Bioethics Blogs

When People Work Together is Less More or Less (and is More Less or More)?

Written by Andreas Kappes

This is an unedited version of Andreas Kappes’ article which was originally  published on The Conversation

Twitter:@ankappes

Doping in sports often gives us intriguing insights not only into how we think about right and wrong1, but also into our intuitions about performance. In the aftermath of the latest doping scandal, for instance, Arsene Wegner, eminent football manager of Arsenal London, accused the Uefa (governing body of European football) of “basically accepting” doping 2. Arsenal London had just lost to Dynamo Kiev and one player form the Ukrainian team was caught doping. Uefa did not punish the Ukrainians, only the perpetrator. But surely, one doped player makes a team better, gives an unfair advantage to them, right? This intuition reflects how most of us think about performance in groups, not only in sports, but group performance everywhere. More of something that enhances individual performance such as expertise or skill is also more success for the team, and more of something that impairs individual performance such as sleep deprivation or stress means also less success for the team.

My colleague Nadira Faber and her colleagues challenge this basic assumption in a new ground-breaking theoretical article, suggesting that this is not necessarily the case3. Rather, they forcefully argue, each individual performance enhancer and performance impairment has the potential to increase or decrease group performance. This has counterintuitive implications not only for your sports team, but also for science communication and policy making.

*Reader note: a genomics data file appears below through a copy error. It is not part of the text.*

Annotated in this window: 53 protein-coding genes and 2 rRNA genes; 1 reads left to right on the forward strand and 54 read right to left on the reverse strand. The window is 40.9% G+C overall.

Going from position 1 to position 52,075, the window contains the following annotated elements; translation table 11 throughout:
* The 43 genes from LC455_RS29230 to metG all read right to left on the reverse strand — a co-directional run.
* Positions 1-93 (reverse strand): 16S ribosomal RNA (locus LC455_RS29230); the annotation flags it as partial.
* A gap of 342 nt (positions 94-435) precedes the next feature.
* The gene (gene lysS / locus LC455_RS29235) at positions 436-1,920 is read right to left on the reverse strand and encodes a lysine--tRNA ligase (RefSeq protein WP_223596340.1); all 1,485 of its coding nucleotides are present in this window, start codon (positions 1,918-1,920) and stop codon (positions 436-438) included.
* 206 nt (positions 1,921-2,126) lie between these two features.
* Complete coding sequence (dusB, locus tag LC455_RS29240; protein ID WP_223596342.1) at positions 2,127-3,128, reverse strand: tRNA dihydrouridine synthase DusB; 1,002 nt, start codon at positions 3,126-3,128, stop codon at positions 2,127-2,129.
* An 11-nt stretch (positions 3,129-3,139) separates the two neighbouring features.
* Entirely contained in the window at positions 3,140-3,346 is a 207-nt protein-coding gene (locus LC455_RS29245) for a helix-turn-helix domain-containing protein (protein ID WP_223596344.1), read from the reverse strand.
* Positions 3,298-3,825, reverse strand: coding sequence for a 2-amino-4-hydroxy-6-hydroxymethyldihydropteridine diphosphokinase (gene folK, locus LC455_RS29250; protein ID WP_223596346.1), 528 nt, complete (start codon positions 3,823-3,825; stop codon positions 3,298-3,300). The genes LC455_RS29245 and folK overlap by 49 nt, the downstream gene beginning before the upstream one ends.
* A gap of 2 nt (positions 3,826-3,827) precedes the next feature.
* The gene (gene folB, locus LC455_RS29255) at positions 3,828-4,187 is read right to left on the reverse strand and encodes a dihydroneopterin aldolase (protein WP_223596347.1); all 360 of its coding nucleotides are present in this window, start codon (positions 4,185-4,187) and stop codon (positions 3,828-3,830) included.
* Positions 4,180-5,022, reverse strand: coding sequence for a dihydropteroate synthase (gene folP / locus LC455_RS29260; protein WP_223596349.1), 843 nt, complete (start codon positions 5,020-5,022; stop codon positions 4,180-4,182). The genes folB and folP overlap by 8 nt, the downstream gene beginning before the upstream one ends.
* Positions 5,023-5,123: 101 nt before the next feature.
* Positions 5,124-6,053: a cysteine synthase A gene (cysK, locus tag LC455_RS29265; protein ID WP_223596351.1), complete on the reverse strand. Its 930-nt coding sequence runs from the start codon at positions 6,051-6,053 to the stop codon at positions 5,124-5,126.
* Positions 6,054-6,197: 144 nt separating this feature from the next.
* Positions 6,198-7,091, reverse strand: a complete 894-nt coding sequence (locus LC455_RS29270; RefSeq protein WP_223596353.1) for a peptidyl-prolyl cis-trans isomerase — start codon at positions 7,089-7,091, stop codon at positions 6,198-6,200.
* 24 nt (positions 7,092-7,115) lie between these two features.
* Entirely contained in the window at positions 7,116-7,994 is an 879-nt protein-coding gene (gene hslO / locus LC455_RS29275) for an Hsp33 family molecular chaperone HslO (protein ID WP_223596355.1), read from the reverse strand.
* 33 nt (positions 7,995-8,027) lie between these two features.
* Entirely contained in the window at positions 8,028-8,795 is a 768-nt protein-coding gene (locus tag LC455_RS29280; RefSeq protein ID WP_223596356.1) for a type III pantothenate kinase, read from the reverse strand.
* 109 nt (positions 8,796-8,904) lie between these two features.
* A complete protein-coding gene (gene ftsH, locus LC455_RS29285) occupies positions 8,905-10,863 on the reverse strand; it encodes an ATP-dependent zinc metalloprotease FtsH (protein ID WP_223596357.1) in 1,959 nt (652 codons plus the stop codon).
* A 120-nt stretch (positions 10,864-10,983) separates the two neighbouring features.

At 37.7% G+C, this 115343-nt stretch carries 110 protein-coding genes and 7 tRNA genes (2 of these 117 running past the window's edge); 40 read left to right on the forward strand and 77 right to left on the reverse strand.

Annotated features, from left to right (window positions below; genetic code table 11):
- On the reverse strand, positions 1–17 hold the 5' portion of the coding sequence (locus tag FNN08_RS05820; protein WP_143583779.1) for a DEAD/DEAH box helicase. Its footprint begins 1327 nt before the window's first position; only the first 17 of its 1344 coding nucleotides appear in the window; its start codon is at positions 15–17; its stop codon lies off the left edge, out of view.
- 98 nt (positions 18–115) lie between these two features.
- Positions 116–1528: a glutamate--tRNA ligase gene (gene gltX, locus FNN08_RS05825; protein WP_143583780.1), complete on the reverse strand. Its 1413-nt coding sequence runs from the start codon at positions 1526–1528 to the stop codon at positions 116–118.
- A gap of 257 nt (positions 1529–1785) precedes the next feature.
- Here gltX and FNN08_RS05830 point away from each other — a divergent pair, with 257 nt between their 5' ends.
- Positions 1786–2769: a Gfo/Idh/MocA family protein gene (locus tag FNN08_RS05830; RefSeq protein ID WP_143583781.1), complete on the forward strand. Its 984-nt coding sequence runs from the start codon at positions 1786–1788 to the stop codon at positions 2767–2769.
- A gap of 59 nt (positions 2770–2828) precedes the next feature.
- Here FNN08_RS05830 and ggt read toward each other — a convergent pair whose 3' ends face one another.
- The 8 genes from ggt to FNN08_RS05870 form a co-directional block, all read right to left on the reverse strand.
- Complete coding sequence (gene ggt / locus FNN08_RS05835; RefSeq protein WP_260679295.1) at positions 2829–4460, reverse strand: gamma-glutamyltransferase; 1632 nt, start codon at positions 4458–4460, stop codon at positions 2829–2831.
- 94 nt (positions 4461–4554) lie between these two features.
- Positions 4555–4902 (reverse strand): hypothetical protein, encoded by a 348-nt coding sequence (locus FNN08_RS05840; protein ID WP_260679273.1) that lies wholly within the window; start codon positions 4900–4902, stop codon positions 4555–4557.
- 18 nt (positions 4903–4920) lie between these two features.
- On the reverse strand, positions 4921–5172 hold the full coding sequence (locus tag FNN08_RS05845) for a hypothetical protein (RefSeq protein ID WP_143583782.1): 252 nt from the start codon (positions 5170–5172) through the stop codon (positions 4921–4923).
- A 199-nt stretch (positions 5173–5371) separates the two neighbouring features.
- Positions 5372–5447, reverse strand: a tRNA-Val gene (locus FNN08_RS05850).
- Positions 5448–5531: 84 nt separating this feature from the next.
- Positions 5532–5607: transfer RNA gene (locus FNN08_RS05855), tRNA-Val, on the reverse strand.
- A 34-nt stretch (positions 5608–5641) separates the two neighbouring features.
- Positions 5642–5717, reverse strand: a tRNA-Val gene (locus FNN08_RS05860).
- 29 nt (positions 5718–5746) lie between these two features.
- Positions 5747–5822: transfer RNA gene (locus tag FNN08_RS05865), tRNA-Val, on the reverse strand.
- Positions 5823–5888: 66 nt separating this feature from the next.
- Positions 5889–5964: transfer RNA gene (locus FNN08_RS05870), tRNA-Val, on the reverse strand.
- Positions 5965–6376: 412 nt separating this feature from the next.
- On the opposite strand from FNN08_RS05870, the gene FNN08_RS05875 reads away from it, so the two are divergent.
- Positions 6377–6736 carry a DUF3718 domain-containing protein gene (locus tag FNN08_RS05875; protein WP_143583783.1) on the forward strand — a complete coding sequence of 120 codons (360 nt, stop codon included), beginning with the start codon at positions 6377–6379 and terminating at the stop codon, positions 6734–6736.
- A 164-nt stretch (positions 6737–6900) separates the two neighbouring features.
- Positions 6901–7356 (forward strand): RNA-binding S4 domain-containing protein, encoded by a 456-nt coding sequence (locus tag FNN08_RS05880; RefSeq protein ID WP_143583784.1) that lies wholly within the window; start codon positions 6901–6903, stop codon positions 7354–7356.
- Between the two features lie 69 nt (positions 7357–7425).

Group performance is perplexing. Consider the following examples: Basketball plater Patrick Ewing, one of the best to ever play the game of basketball4, injured his Achilles tendon during the conference finals 1999, the last step before reaching the ultimate goal, the NBA finals.

The views, opinions and positions expressed by these authors and blogs are theirs and do not necessarily represent that of the Bioethics Research Library and Kennedy Institute of Ethics or Georgetown University.